Mind of Jacka: Public Perceptions
Blogs Mike Jacka, CIA, CPA, CPCU, CLU Jun 30, 2022
I recently had the pleasure of providing training to the Motorola Solutions internal audit group in Chicago. It was a great group, and I'll start with a shoutout to them for being engaged, fun, and an overall pleasure to work with. (And a shoutout to The IIA, which set up the training. I know you've heard it before, but if you are looking for training, one of the best places to start is The IIA.)
The evening after the training was over, because of my son-in-law's kvetching, I visited one of the holy grails of tikidom — Three Dots and a Dash. Tough to find, but if you are into tiki, into excellently prepared drinks, or just looking for something a little different, it is worth your while to search it out.
I was sitting at the bar with their eponymous drink in hand (that would be "Three Dots and a Dash") when I began talking with the gentleman to my right. He worked in real estate and, when I explained I was an internal auditor, he gave me a very blank look. I tried a couple of the tried-and-true explanations we all have in our quiver, such things as, No, the controls I was talking about don't have anything to do with being an engineer and Yes, we were actually a part of the organization. Eventually I either got through to him or the drink he was sipping took hold as he seemed quite understanding of the concepts I was describing. Unfortunately, I have no confidence I really got through.
He took off (I didn't take it personally) and in relatively short order, a group of young people took over that corner of the bar. (I had changed my drink of choice to the "Jet Pilot.") One of the young ladies sat next to me, introduced herself as Alexandra Kay, and the ensuing conversation led to her saying she was from Nashville. "Nashville!?" I said, "What do you play?" "Funny you should ask," she replied and explained she was a singer who had been performing over the weekend at RibFest in Chicago. Today was a day off, and she and her team — band, manager, public relations — were celebrating before they headed to their next gig in North Dakota.
She was nice enough to ask what I did and after I told her I was a fiddle player (unfortunately, she wasn't holding auditions that evening), I said I was an internal auditor.
Everyone in her group looked at me, as the old saying goes, like a monkey watching a magic trick.
I talked for a while and explained such things as reporting to the board and ensuring the success of objectives, and I felt like a couple of the people began to understand… kind of. Of course, when I mentioned something about accounting, that provided a steady point for them to moor their understanding. But once again, I could tell there was only a cursory understanding and acceptance of what I was trying to explain.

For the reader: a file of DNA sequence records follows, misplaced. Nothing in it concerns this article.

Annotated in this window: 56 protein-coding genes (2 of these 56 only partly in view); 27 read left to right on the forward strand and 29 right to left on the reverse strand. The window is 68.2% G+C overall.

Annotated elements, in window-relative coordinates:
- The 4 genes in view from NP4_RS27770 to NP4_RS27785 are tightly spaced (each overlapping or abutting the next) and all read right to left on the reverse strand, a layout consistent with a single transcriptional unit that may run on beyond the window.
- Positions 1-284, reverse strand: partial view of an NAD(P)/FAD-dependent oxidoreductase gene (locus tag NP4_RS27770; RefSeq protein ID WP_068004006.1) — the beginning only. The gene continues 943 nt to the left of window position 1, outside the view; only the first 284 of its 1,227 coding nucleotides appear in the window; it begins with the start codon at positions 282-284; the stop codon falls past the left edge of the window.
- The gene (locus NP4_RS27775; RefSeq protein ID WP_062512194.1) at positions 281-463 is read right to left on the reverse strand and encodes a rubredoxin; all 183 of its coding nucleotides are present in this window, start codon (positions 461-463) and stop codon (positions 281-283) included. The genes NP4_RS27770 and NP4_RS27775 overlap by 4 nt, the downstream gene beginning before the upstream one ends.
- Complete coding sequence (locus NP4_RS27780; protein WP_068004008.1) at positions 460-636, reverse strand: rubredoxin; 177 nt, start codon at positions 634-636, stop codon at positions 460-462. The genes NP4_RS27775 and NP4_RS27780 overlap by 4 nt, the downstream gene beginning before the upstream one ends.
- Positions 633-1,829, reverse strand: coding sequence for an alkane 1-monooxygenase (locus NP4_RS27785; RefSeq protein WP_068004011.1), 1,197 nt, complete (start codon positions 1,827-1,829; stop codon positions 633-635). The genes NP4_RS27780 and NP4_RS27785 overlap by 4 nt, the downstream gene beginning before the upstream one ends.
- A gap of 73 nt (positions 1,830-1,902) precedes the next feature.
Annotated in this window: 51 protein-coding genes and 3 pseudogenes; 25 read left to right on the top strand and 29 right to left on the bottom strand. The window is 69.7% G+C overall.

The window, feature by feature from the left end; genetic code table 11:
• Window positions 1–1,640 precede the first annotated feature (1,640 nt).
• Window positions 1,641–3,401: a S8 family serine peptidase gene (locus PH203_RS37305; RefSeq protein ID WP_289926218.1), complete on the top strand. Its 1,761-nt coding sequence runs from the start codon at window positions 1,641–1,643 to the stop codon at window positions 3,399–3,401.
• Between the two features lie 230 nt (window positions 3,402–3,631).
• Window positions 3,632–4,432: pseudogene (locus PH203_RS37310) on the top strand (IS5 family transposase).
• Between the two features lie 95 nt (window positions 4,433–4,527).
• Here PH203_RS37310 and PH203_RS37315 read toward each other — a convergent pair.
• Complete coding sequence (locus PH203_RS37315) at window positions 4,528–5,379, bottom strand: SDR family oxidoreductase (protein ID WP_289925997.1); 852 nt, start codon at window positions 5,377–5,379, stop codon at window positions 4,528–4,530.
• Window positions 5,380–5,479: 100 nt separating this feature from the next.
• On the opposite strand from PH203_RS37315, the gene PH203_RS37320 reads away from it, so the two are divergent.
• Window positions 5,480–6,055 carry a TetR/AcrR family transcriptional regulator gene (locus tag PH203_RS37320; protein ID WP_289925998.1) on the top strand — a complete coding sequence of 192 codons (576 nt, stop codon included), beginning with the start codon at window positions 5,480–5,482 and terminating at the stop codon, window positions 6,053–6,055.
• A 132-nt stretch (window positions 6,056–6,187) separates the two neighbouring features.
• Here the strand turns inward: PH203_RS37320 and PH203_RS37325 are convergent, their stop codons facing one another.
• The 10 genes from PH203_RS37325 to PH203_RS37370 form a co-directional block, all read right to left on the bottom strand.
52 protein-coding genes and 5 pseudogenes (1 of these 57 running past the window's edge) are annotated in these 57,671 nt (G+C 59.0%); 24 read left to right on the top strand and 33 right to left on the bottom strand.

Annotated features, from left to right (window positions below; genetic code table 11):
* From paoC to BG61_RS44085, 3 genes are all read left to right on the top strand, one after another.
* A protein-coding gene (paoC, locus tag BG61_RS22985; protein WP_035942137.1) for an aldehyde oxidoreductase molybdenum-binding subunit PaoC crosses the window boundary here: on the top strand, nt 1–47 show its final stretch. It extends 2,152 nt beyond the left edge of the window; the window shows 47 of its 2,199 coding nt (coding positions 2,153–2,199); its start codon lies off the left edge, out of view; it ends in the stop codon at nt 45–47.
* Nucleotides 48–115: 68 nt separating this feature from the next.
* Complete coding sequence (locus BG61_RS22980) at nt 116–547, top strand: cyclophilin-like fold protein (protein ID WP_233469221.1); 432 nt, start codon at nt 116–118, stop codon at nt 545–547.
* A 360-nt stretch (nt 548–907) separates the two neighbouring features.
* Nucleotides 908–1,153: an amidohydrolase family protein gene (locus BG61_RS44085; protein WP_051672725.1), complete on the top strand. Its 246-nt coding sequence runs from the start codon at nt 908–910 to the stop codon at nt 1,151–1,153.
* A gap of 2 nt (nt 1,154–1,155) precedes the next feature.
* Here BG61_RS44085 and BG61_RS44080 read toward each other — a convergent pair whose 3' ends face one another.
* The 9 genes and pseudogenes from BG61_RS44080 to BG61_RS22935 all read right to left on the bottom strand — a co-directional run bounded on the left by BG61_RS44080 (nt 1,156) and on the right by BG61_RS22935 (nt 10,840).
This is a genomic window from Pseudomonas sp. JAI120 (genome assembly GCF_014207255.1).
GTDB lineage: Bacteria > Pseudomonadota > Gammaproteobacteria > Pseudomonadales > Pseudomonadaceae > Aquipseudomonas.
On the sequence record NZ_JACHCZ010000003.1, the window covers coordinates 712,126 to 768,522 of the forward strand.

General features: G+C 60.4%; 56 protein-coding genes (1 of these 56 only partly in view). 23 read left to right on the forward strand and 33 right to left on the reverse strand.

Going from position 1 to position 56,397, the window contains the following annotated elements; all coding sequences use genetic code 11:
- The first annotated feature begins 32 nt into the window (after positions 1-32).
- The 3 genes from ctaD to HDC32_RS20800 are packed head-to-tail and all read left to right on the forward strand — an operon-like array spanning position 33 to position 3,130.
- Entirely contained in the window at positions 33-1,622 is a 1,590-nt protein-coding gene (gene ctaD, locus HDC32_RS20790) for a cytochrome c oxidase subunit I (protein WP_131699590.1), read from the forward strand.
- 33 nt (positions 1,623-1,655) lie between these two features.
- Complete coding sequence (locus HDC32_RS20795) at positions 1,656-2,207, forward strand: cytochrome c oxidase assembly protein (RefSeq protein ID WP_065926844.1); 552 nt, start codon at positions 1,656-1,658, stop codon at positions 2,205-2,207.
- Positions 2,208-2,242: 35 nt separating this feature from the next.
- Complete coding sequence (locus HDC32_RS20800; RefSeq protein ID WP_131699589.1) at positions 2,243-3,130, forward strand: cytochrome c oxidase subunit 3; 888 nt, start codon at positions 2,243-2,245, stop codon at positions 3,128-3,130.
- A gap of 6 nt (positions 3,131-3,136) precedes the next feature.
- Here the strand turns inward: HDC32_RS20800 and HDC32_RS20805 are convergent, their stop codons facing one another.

Which raises this point.
Businesspeople struggle to understand what it is we do in an organization. You know as well as I do that when we say the words "internal auditor" or mention working in an internal audit department, the recognition factor for those in the business world — the ones who should be our customers — often gets swallowed in a deep, deep well.
But when we get out into the real world — when we're talking to musicians and salespeople, and any other pursuits, positions, or professions that don't fall into our neat category of "businesspeople" — we suddenly find there are no touchpoints. They don't know what a control is (except something engineers have), they don't know risk, they don't know CIA (other than a shadowy group about which many movies are made), and they don't know what internal audit is.
I'm guessing that you have had more than one conversation — at dinner, with friends, at a bar, in a shuttle, at the airport, maybe just lounging around in your house — where you have had similarly uncommunicative conversations. If businesspeople have trouble grasping the concept of internal audit, what are the chances for the public at large?
And is that a problem?
I'd say it is. Of course, our primary challenge is making sure the business world understands what we do. But who's to say we shouldn't be doing more? I mentioned "accounting" to one individual in the bar and their eyes lit up with recognition. Similarly, say you have the CPA and there is acceptance, good will, camaraderie, and understanding everywhere. But mention internal audit (or CIA) and the silence is deafening. Even crickets keep their legs apart to refrain from making noise. That needs to change.
Can we really claim victory — victory in our campaign to be recognized as an important value-add component in business and the world — until the day we no longer spend most of our time explaining we are not with the IRS?
We have to spread the word within our organizations. But we also have to spread the word in all walks of our lives. I don't mean we start every conversation with, "I'm an auditor and let me tell you why you care." But it does mean we can talk about risk, controls, efficiency, and effectiveness in such a way that a) we are not using those actual words, b) we add value to every conversation, and c) our listeners don't even know we are proselytizing.
We must recognize that the marketing of our profession and ourselves within that profession is a never-ending battle. And it has to be fought everywhere we go. But the more we promote the foundations and concepts of internal audit, the more the connection will be made that there is a profession called internal auditor and, you know what, it does some pretty valuable things.
Well, I'm off to Denver next. And that means I will need to visit Death & Co. I wonder who I'll meet at the bar? And I wonder if they know what internal audit is?